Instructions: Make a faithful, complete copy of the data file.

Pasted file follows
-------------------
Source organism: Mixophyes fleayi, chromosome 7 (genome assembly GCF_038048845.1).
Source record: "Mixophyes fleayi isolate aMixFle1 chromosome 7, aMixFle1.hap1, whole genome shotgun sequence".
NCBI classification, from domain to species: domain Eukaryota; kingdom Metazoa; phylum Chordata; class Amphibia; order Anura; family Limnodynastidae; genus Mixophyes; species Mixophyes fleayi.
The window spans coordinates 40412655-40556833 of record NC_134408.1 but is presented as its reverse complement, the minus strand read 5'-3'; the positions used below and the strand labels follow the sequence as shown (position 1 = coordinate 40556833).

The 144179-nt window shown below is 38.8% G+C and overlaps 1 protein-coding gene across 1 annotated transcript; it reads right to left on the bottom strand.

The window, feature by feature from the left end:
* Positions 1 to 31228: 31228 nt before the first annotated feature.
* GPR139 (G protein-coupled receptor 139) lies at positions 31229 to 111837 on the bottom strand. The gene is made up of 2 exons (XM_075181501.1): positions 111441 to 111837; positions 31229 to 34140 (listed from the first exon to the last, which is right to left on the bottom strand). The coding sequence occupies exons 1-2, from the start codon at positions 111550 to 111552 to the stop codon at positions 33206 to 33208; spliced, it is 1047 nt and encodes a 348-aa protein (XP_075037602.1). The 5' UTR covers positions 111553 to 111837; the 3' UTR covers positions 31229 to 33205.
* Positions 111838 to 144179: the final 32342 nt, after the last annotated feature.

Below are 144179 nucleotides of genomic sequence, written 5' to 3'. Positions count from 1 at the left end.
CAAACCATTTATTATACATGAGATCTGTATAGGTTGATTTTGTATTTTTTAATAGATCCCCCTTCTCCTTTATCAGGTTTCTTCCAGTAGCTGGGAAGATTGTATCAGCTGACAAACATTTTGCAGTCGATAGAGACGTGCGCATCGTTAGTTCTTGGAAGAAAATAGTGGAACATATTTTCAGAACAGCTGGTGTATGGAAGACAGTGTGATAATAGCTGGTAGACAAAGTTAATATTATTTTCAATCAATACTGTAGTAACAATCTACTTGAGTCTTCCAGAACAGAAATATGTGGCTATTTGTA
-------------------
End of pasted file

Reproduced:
Source organism: Mixophyes fleayi, chromosome 7 (genome assembly GCF_038048845.1).
Source record: "Mixophyes fleayi isolate aMixFle1 chromosome 7, aMixFle1.hap1, whole genome shotgun sequence".
NCBI classification, from domain to species: domain Eukaryota; kingdom Metazoa; phylum Chordata; class Amphibia; order Anura; family Limnodynastidae; genus Mixophyes; species Mixophyes fleayi.
The window spans coordinates 40412655-40556833 of record NC_134408.1 but is presented as its reverse complement, the minus strand read 5'-3'; the positions used below and the strand labels follow the sequence as shown (position 1 = coordinate 40556833).

The 144179-nt window shown below is 38.8% G+C and overlaps 1 protein-coding gene across 1 annotated transcript; it reads right to left on the bottom strand.

The window, feature by feature from the left end:
* Positions 1 to 31228: 31228 nt before the first annotated feature.
* GPR139 (G protein-coupled receptor 139) lies at positions 31229 to 111837 on the bottom strand. The gene is made up of 2 exons (XM_075181501.1): positions 111441 to 111837; positions 31229 to 34140 (listed from the first exon to the last, which is right to left on the bottom strand). The coding sequence occupies exons 1-2, from the start codon at positions 111550 to 111552 to the stop codon at positions 33206 to 33208; spliced, it is 1047 nt and encodes a 348-aa protein (XP_075037602.1). The 5' UTR covers positions 111553 to 111837; the 3' UTR covers positions 31229 to 33205.
* Positions 111838 to 144179: the final 32342 nt, after the last annotated feature.

Below are 144179 nucleotides of genomic sequence, written 5' to 3'. Positions count from 1 at the left end.
CAAACCATTTATTATACATGAGATCTGTATAGGTTGATTTTGTATTTTTTAATAGATCCCCCTTCTCCTTTATCAGGTTTCTTCCAGTAGCTGGGAAGATTGTATCAGCTGACAAACATTTTGCAGTCGATAGAGACGTGCGCATCGTTAGTTCTTGGAAGAAAATAGTGGAACATATTTTCAGAACAGCTGGTGTATGGAAGACAGTGTGATAATAGCTGGTAGACAAAGTTAATATTATTTTCAATCAATACTGTAGTAACAATCTACTTGAGTCTTCCAGAACAGAAATATGTGGCTATTTGTA